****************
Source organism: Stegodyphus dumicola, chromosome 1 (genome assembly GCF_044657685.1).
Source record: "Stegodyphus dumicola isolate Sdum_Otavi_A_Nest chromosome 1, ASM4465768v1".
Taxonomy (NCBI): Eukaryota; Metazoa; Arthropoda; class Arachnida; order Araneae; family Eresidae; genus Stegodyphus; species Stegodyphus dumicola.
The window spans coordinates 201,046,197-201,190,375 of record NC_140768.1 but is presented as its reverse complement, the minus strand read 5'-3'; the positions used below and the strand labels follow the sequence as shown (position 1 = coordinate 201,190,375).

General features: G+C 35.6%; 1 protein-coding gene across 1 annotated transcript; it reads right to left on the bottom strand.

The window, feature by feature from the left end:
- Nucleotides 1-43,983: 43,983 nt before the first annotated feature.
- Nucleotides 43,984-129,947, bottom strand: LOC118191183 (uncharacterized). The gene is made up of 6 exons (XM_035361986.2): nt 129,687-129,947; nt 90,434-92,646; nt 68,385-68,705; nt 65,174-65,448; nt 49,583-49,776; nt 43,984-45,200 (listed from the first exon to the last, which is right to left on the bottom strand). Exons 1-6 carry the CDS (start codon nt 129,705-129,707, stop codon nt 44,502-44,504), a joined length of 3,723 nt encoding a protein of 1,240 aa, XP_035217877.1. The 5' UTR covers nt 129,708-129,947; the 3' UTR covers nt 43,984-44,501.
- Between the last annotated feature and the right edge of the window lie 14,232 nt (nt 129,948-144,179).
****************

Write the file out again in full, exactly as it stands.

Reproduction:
Source organism: Stegodyphus dumicola, chromosome 1 (genome assembly GCF_044657685.1).
Source record: "Stegodyphus dumicola isolate Sdum_Otavi_A_Nest chromosome 1, ASM4465768v1".
Taxonomy (NCBI): Eukaryota; Metazoa; Arthropoda; class Arachnida; order Araneae; family Eresidae; genus Stegodyphus; species Stegodyphus dumicola.
The window spans coordinates 201,046,197-201,190,375 of record NC_140768.1 but is presented as its reverse complement, the minus strand read 5'-3'; the positions used below and the strand labels follow the sequence as shown (position 1 = coordinate 201,190,375).

General features: G+C 35.6%; 1 protein-coding gene across 1 annotated transcript; it reads right to left on the bottom strand.

The window, feature by feature from the left end:
- Nucleotides 1-43,983: 43,983 nt before the first annotated feature.
- Nucleotides 43,984-129,947, bottom strand: LOC118191183 (uncharacterized). The gene is made up of 6 exons (XM_035361986.2): nt 129,687-129,947; nt 90,434-92,646; nt 68,385-68,705; nt 65,174-65,448; nt 49,583-49,776; nt 43,984-45,200 (listed from the first exon to the last, which is right to left on the bottom strand). Exons 1-6 carry the CDS (start codon nt 129,705-129,707, stop codon nt 44,502-44,504), a joined length of 3,723 nt encoding a protein of 1,240 aa, XP_035217877.1. The 5' UTR covers nt 129,708-129,947; the 3' UTR covers nt 43,984-44,501.
- Between the last annotated feature and the right edge of the window lie 14,232 nt (nt 129,948-144,179).